It’s so easy to fear, misunderstand, or dislike those people, places, and things about which you are truly ignorant. But sometimes getting know to them does more than take away the fear or the potential for misunderstanding; sometimes it turns strangers into family.
Recently, my youngest son took advantage of the opportunity to travel through a substantial portion of Europe with a group of students from his high school. For most of the youngsters, including my son, almost everything about this adventure represented a first in their lives. Traveling to unfamiliar countries, being exposed to different cultures and norms, getting around primarily via public transit, and dealing with language barriers were all certain to involve some challenges. And naturally, any parent harbors a bit of apprehension about such a venture, despite the many anticipated benefits it is likely to afford. So, it was with excitement and relief that my wife and I received the first text messages from Adam. It gave us comfort to know that he was safe, sound, and enjoying his experience.
Perhaps the most heart-warming message arrived the morning of our son’s first day in Florence, Italy. “Having a sip of wine and a wonderful conversation with Giacomo,” the message read; “life is good,” it concluded. A bit of background is in order here: “Jack,” as Giacomo prefers to be called, is a young man our family hosted as an exchange student several years ago. Adam was only a young grade-schooler when Jack was with us, but because of how easily he assimilated into our home, and because we have maintained contact over the years, he truly became and continues to be a part of our family. So, it touched us deeply when the two “brothers” re-united to renew old acquaintance, to catch up on events in their lives, and to witness first hand just how much each other had grown.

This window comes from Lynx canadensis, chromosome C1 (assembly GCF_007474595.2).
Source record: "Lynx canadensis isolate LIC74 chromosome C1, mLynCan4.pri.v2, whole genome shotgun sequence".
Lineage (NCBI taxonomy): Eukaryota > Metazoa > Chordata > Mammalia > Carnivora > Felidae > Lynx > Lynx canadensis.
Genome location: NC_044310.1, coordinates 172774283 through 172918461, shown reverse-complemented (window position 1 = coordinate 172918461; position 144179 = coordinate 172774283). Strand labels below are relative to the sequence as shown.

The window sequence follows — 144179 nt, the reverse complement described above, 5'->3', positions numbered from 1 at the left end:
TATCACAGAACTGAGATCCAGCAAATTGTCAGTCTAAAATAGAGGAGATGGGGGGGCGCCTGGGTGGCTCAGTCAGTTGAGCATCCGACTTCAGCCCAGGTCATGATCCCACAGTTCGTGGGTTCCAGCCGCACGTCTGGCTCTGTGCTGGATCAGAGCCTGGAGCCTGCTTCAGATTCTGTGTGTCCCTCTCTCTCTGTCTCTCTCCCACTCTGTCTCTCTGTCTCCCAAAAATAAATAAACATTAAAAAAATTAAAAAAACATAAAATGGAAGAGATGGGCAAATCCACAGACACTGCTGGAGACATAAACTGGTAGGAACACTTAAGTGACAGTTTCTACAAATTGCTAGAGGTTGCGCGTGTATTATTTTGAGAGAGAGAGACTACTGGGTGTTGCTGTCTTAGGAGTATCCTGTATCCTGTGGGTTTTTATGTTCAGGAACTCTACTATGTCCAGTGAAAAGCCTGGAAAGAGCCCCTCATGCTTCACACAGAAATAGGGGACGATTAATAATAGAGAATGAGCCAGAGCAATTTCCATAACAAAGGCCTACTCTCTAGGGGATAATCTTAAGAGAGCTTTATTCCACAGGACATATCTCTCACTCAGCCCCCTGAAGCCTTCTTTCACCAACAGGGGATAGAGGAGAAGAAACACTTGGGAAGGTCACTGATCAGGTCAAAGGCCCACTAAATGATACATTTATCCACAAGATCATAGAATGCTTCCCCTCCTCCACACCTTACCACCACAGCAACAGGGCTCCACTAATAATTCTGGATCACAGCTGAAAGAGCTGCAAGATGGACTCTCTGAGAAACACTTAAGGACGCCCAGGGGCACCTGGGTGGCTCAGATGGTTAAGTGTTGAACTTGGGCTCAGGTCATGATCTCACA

Hosting an exchange student for a year, adopting him into our family, eventually connecting with his family of origin, and getting to know them all better during our own stay in his country 7 years ago, was an eye-opening and extremely rewarding experience for our family. In a way like no other, it sent the message home to all of us that there is no power quite like the power of knowledge, especially the knowledge of one another. It’s so easy to fear, misunderstand, or dislike those people, places, and things about which you are truly ignorant. That’s why really getting to know those who would otherwise be strangers can’t help but change you in some pretty dramatic ways. It changes your outlook, broadens your awareness, dispels erroneous notions, and in countless ways, enriches your life. And perhaps the greatest enrichment in our lives has been the expansion of our family to include Jack and his folks. And for parents who were more than a bit nervous at the prospect of their child being so far away from home for the first time and in an unfamiliar environment, it has been more than a little comforting to know that for at least part of the time, he was able to access the support of family. We can only hope that the overseas branch of our extended family possesses the same degree of comfort and reassurance, knowing that open arms will always await them should they travel to the United States.
My wife and I are contemplating a return trip to Europe, hopefully next year. There are some places we’d like to explore that we haven’t seen and places we’ve already seen that we’d like to visit again. And we’ve already committed ourselves to carving out a substantial amount of time for this anticipated venture. That’s partly because there are so many sights we want to take in, and we don’t want to feel hurried. But it’s mostly because we simply can’t imagine being in such near proximity to our adopted family without being able to spend substantial quality time with them while we are overseas.
Since the opportunity for our son’s trip presented itself, we’ve had high hopes for its potential to expand his horizons. Above all else, we hope he “gets it” with respect to how important the process of building connections and nurturing relationships is to understanding and appreciating the human family. We have felt abundantly blessed by the many benefits that came our way as a result of opening our home to a stranger on our shores those many years ago. But of all those benefits, perhaps the one that means the most right now is knowing that even though he’s an ocean apart from us, our son is not only well and among friends, he has family there.
All clinical material on this site is peer reviewed by one or more clinical psychologists or other qualified mental health professionals. This specific article was originally published by Dr Greg Mulhauser, Managing Editor on .on and was last reviewed or updated by